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I have been working on solutions to $x^5+y^5+z^5=1$, and I found that the three solutions of $x^3+bx+\frac{1}{5b}$ satisfy that equation. Multiplying by $5b$: $5xb^2+5x^3b+1=0$, then solving for b yields:

$b=\frac{-5x^3+\sqrt{25x^6-20x}}{10x}$

Which leads me to my question... What are the rational solutions of the diophantine equation: $y^2=25x^6-20x$?

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    $\begingroup$ Just a small remark that you are probably aware of: there are only finitely many rational solutions to your diophantine equation as it is a hyperelliptic curve of genus 2 (see Faltings' theorem). $\endgroup$ – GH from MO May 17 '18 at 0:47
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    $\begingroup$ mathoverflow.net/questions/226093/… $\endgroup$ – individ May 17 '18 at 4:35
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    $\begingroup$ Probably just the point with $x=0$ and the two points at infinity. But the Jacobian has rank 2 so it's not yielding to off-the-shelf methods. $\endgroup$ – Felipe Voloch May 17 '18 at 7:11
  • $\begingroup$ I knew it would only have finitely many solutions, I was hoping that there would be a nontrivial case which could lead to a solution or at least a very interesting special case. The above cubic corresponds to the solutions where x+y+z=0. The case x+y+z=1 corresponds to the parametric curves in individ's and my answer in the linked question, which are both unfortunately complex (although my solution allows one of the values to be real). Any non-off-the-shelf methods I could try? $\endgroup$ – Thomas May 17 '18 at 12:20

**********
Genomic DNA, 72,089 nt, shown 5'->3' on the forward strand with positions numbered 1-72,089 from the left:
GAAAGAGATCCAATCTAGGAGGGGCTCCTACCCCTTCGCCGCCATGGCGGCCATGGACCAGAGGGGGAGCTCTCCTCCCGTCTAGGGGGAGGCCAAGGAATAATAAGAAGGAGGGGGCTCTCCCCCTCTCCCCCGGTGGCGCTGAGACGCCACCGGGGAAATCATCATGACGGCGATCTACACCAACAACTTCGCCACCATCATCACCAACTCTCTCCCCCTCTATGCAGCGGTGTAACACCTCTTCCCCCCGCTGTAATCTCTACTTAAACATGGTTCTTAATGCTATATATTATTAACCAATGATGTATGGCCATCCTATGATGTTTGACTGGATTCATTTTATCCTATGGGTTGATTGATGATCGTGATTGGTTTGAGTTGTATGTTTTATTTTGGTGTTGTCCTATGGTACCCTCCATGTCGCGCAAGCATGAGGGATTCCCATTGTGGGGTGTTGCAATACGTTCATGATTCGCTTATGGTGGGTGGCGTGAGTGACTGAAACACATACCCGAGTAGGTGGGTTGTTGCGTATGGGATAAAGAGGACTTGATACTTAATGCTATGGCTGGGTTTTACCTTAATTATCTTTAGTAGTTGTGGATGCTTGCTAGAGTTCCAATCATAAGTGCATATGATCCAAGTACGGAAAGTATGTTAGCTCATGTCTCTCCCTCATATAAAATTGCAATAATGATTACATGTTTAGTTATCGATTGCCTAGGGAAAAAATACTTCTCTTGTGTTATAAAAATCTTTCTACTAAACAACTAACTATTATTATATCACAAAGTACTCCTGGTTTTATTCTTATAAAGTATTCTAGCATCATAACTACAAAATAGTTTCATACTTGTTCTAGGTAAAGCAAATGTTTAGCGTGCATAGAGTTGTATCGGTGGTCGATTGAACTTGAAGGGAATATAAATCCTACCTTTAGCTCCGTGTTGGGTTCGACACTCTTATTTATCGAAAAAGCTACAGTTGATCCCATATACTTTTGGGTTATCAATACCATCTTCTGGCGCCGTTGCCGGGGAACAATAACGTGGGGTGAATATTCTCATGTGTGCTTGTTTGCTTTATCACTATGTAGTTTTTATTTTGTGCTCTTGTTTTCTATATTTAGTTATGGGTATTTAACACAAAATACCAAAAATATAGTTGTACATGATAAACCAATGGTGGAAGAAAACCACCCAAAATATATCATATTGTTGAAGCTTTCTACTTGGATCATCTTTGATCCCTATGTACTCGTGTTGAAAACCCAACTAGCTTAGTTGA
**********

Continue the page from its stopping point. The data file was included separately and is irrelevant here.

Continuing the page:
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I probably put a little bit too much effort into this. The only rational point on this curve is $(0,0)$ (as well as the points at infinity $(1 : 5 : 0)$ and $(1 : -5 : 0)$).

There's a slightly non-obvious change of variables that will turn your equation into $y^{2} = x^{5} + 2000^{2}$. Using this form of the equation, we can lift the points on the curve to one of a family of étale $5$-fold covers. In particular, if we write $x = a/b$ and $y = c/d$ with $\gcd(a,b) = \gcd(c,d) = 1$, then we get $$ \frac{c^{2}}{d^{2}} = \frac{a^{5} + 2000^{2} b^{5}}{b^{5}}. $$ It's easy to see that the fraction on the right is reduced and so $c^{2} = a^{5} + 2000^{2} b^{5}$ and $d^{2} = b^{5}$. Thus, $b = n^{2}$ for some positive integer $n$. This gives $$c^{2} - 2000^{2} n^{10} = (c - 2000 n^{5})(c + 2000 n^{5}) = a^{5}.$$ The two factors on the left hand side can only have the prime factors $2$ and $5$ in common, and their product is a $5$th power. Hence, $c + 2000n^{5} = 2^{\alpha} 5^{\beta} e^{5}$ for some integers $0 \leq \alpha, \beta \leq 4$. Letting $f = a/e$, we get $$ 2^{2 \alpha} 5^{2 \beta} e^{5} = f^{5} + 2^{\alpha + 5} 5^{\beta + 3} n^{5}. $$ Each of these $25$ curves has genus $6$, and every rational point on the original curve lifts to one of these $25$ curves. The only ones that have local points are the three with $(\alpha,\beta) = (0,0), (0,2)$ and $(0,3)$. The curve with $(\alpha,\beta) = (0,0)$ is $a^{5} + b^{5} = 125c^{5}$, and the curves with $(\alpha,\beta) = (0,2)$ and $(0,3)$ are both isomorphic to $a^{5} + b^{5} = 625c^{5}$. The three rational points on the original curve all arise from the point $(1 : -1 : 0)$ on these curves. It suffices to prove there are no more points on these curves, in particular that it's not possible to write $125$ and $625$ as a sum of two rational $5$th powers.